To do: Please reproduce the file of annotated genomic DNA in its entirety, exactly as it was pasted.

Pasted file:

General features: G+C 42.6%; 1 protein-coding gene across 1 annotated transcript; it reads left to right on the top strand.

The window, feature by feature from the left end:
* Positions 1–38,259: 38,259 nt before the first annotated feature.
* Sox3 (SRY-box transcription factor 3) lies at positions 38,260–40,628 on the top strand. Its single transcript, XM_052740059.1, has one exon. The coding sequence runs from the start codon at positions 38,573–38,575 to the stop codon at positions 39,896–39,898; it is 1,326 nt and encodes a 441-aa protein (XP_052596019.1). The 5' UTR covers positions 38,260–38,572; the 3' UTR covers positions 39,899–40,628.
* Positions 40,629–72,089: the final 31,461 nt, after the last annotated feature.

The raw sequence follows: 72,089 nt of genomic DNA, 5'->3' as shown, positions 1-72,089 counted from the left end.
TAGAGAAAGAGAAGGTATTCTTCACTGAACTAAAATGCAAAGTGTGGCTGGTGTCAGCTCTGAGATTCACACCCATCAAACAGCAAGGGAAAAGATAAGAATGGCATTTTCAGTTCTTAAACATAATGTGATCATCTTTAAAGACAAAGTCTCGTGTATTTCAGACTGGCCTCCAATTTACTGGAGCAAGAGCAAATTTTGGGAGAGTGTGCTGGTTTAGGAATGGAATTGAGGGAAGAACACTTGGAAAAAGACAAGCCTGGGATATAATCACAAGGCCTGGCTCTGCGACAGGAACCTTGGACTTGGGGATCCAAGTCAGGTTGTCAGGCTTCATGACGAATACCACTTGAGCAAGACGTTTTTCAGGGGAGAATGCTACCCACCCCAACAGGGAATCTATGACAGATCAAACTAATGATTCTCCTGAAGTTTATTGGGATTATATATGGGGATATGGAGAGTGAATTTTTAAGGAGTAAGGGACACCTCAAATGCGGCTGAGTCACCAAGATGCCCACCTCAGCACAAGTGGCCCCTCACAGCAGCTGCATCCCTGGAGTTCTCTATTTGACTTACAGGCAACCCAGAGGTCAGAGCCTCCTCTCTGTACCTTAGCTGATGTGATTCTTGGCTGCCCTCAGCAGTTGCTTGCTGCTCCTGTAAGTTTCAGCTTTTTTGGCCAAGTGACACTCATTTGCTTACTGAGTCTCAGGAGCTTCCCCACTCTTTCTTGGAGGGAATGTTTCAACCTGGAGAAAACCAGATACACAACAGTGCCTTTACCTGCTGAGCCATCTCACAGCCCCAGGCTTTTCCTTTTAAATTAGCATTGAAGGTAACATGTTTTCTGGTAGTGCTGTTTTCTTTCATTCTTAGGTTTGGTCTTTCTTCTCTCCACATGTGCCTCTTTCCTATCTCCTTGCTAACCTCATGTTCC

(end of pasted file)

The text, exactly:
General features: G+C 42.6%; 1 protein-coding gene across 1 annotated transcript; it reads left to right on the top strand.

The window, feature by feature from the left end:
* Positions 1–38,259: 38,259 nt before the first annotated feature.
* Sox3 (SRY-box transcription factor 3) lies at positions 38,260–40,628 on the top strand. Its single transcript, XM_052740059.1, has one exon. The coding sequence runs from the start codon at positions 38,573–38,575 to the stop codon at positions 39,896–39,898; it is 1,326 nt and encodes a 441-aa protein (XP_052596019.1). The 5' UTR covers positions 38,260–38,572; the 3' UTR covers positions 39,899–40,628.
* Positions 40,629–72,089: the final 31,461 nt, after the last annotated feature.

The raw sequence follows: 72,089 nt of genomic DNA, 5'->3' as shown, positions 1-72,089 counted from the left end.
TAGAGAAAGAGAAGGTATTCTTCACTGAACTAAAATGCAAAGTGTGGCTGGTGTCAGCTCTGAGATTCACACCCATCAAACAGCAAGGGAAAAGATAAGAATGGCATTTTCAGTTCTTAAACATAATGTGATCATCTTTAAAGACAAAGTCTCGTGTATTTCAGACTGGCCTCCAATTTACTGGAGCAAGAGCAAATTTTGGGAGAGTGTGCTGGTTTAGGAATGGAATTGAGGGAAGAACACTTGGAAAAAGACAAGCCTGGGATATAATCACAAGGCCTGGCTCTGCGACAGGAACCTTGGACTTGGGGATCCAAGTCAGGTTGTCAGGCTTCATGACGAATACCACTTGAGCAAGACGTTTTTCAGGGGAGAATGCTACCCACCCCAACAGGGAATCTATGACAGATCAAACTAATGATTCTCCTGAAGTTTATTGGGATTATATATGGGGATATGGAGAGTGAATTTTTAAGGAGTAAGGGACACCTCAAATGCGGCTGAGTCACCAAGATGCCCACCTCAGCACAAGTGGCCCCTCACAGCAGCTGCATCCCTGGAGTTCTCTATTTGACTTACAGGCAACCCAGAGGTCAGAGCCTCCTCTCTGTACCTTAGCTGATGTGATTCTTGGCTGCCCTCAGCAGTTGCTTGCTGCTCCTGTAAGTTTCAGCTTTTTTGGCCAAGTGACACTCATTTGCTTACTGAGTCTCAGGAGCTTCCCCACTCTTTCTTGGAGGGAATGTTTCAACCTGGAGAAAACCAGATACACAACAGTGCCTTTACCTGCTGAGCCATCTCACAGCCCCAGGCTTTTCCTTTTAAATTAGCATTGAAGGTAACATGTTTTCTGGTAGTGCTGTTTTCTTTCATTCTTAGGTTTGGTCTTTCTTCTCTCCACATGTGCCTCTTTCCTATCTCCTTGCTAACCTCATGTTCC